Students find ways to hang out with friends while staying six feet apart


Seniors Leni Steinhardt and Brianna Fisher hang out from a safe distance to each other

David Lopez, Sports editor

Seniors Leni Steinhardt and Brianna Fisher hang out from a safe distance to each other

With the coronavirus pandemic forcing many friends and family to stay socially distant from one another, there has been a surge in ideas for how people can interact in person while staying safe. 

Maintaining social distance measures—avoiding physical contact and keeping at least six feet apart—while also spending quality time with friends outside of the house, is a challenge for many. Some parents are strict and do not let their kids go very far from home, and perhaps not allow their children to see their friends at all. 

For those children who are allotted some freedom, their options for spending time with friends are limited.

“I try to follow social distancing rules when I’m outside,” sophomore Calista McCausland said. “Me and my friends don’t have many places to go but we always want to make sure we’re not risking getting corona.”

Not many have gone against guidelines, with new ideas for safe activities being developed. A very frequent activity is for friends to park their cars close to each other, and sit in their respective trunks while facing their friends to be able to talk to them. While staying at least six feet away from each other and wearing masks if necessary, this is one way friends have interacted face-to-face without causing any health risks.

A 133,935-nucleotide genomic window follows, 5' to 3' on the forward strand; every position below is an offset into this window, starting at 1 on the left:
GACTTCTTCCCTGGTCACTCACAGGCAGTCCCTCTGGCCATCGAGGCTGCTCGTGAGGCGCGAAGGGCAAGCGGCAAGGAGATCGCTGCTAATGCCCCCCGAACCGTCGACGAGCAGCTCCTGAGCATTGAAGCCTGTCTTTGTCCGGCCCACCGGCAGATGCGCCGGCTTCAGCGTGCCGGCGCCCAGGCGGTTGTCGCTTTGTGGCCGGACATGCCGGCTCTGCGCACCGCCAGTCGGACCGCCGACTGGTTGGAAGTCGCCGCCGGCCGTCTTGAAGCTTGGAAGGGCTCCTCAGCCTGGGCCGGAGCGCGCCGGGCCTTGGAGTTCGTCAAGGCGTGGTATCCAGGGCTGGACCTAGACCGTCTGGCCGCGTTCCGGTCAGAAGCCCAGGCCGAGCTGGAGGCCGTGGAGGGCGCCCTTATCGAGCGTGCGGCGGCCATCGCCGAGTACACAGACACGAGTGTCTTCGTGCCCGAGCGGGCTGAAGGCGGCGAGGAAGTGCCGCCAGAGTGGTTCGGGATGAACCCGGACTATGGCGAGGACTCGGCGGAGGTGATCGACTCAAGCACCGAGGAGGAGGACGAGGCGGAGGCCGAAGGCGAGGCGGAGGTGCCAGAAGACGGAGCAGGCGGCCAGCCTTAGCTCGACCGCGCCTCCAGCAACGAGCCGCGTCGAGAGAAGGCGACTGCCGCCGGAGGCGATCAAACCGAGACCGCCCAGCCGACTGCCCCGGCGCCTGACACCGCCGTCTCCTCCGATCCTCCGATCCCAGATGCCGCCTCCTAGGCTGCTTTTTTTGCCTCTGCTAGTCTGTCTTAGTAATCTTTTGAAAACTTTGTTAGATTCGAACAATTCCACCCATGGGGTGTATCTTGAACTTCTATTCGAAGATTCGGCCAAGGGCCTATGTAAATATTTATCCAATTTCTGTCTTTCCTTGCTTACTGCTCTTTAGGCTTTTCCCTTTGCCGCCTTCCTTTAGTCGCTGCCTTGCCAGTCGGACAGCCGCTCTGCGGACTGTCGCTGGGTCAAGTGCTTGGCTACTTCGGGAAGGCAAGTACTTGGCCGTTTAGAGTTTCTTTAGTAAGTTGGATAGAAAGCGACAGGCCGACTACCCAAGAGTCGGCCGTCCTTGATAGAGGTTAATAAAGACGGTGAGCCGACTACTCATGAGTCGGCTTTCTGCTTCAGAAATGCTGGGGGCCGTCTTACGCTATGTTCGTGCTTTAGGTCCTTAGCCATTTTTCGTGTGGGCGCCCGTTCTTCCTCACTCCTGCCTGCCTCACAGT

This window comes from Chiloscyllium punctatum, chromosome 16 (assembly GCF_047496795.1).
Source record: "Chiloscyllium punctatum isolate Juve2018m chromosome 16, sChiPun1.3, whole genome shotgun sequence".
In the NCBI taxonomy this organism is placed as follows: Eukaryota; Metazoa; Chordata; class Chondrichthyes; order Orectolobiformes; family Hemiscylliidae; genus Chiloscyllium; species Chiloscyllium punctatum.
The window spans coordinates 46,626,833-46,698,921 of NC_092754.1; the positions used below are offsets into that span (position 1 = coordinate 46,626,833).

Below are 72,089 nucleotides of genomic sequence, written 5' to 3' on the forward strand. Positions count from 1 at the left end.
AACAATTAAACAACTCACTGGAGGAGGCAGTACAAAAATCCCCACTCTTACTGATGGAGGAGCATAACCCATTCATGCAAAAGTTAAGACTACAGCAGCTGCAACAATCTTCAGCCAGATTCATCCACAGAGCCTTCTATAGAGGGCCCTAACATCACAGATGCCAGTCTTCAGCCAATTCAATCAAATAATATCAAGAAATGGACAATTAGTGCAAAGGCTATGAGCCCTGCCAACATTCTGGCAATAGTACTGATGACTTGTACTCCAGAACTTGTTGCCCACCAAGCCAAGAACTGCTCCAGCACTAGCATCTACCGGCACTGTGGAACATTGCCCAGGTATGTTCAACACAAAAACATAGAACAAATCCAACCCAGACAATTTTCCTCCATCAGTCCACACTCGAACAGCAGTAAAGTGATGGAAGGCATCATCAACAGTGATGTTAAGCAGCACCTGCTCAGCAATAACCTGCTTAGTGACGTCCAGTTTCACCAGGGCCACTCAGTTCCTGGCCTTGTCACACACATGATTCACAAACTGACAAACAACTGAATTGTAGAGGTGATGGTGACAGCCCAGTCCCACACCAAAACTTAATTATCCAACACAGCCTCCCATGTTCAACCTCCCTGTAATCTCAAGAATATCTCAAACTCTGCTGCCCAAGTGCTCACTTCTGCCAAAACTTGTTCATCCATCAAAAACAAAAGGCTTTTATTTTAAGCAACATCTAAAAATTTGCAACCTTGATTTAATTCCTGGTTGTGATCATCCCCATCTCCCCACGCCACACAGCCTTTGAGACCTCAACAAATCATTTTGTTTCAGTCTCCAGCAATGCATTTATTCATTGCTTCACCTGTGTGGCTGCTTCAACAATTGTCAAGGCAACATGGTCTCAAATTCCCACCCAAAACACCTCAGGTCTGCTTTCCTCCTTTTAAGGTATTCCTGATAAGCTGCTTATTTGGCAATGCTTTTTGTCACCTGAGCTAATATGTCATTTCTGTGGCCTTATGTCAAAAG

“I had no contact with my friends for a month after quarantine started,” sophomore Valentina Forbes said. “Now, my parents have let me see a few people who I know have been quarantined so we have been hanging out like usual.”

Another idea some friends have is to engage in activities that do not require direct contact with each other, like watching the sunset on the grass or sitting in front of their homes a few feet apart.

One place that has gained popularity during the pandemic is Loxahatchee Road, where the reserve land is visited by hundreds every day. One of the few places left open, friends have been traveling through the area, taking pictures and enjoying the serene atmosphere.

“My friends and I have hung out at Loxahatchee just trying to have some fun,” sophomore Kelsie Yon said. “Even if we aren’t completely staying away from each other, we try to be safe about what we are doing.”

While options are limited, the will for some friends to see each other for the first time in months has driven many to seek alternative hangout spots. There are several options for how friends can reconnect during quarantine while maintaining the social distancing standards, with nature reserve visits and sitting in a car trunk being just a few.